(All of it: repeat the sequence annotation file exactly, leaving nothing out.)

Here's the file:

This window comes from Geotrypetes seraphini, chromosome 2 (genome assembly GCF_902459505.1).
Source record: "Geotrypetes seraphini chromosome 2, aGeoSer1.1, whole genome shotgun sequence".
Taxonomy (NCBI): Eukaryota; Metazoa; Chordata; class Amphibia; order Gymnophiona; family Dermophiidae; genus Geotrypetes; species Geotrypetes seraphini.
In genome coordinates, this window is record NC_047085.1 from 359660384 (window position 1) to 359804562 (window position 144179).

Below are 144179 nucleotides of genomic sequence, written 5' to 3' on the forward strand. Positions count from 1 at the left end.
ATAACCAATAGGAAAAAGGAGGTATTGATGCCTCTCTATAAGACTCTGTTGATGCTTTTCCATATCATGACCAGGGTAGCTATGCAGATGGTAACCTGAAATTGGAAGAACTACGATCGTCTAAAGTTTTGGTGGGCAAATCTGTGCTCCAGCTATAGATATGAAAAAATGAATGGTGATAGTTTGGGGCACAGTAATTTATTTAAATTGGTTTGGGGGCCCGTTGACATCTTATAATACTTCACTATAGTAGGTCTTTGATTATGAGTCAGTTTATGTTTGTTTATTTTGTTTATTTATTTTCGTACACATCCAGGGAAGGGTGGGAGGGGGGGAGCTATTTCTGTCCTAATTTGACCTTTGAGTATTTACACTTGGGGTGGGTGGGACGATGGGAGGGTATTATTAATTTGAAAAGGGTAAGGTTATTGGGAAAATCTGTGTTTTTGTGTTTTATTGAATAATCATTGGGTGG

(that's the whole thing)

This window comes from Geotrypetes seraphini, chromosome 2 (genome assembly GCF_902459505.1).
Source record: "Geotrypetes seraphini chromosome 2, aGeoSer1.1, whole genome shotgun sequence".
Taxonomy (NCBI): Eukaryota; Metazoa; Chordata; class Amphibia; order Gymnophiona; family Dermophiidae; genus Geotrypetes; species Geotrypetes seraphini.
In genome coordinates, this window is record NC_047085.1 from 359660384 (window position 1) to 359804562 (window position 144179).

Below are 144179 nucleotides of genomic sequence, written 5' to 3' on the forward strand. Positions count from 1 at the left end.
ATAACCAATAGGAAAAAGGAGGTATTGATGCCTCTCTATAAGACTCTGTTGATGCTTTTCCATATCATGACCAGGGTAGCTATGCAGATGGTAACCTGAAATTGGAAGAACTACGATCGTCTAAAGTTTTGGTGGGCAAATCTGTGCTCCAGCTATAGATATGAAAAAATGAATGGTGATAGTTTGGGGCACAGTAATTTATTTAAATTGGTTTGGGGGCCCGTTGACATCTTATAATACTTCACTATAGTAGGTCTTTGATTATGAGTCAGTTTATGTTTGTTTATTTTGTTTATTTATTTTCGTACACATCCAGGGAAGGGTGGGAGGGGGGGAGCTATTTCTGTCCTAATTTGACCTTTGAGTATTTACACTTGGGGTGGGTGGGACGATGGGAGGGTATTATTAATTTGAAAAGGGTAAGGTTATTGGGAAAATCTGTGTTTTTGTGTTTTATTGAATAATCATTGGGTGG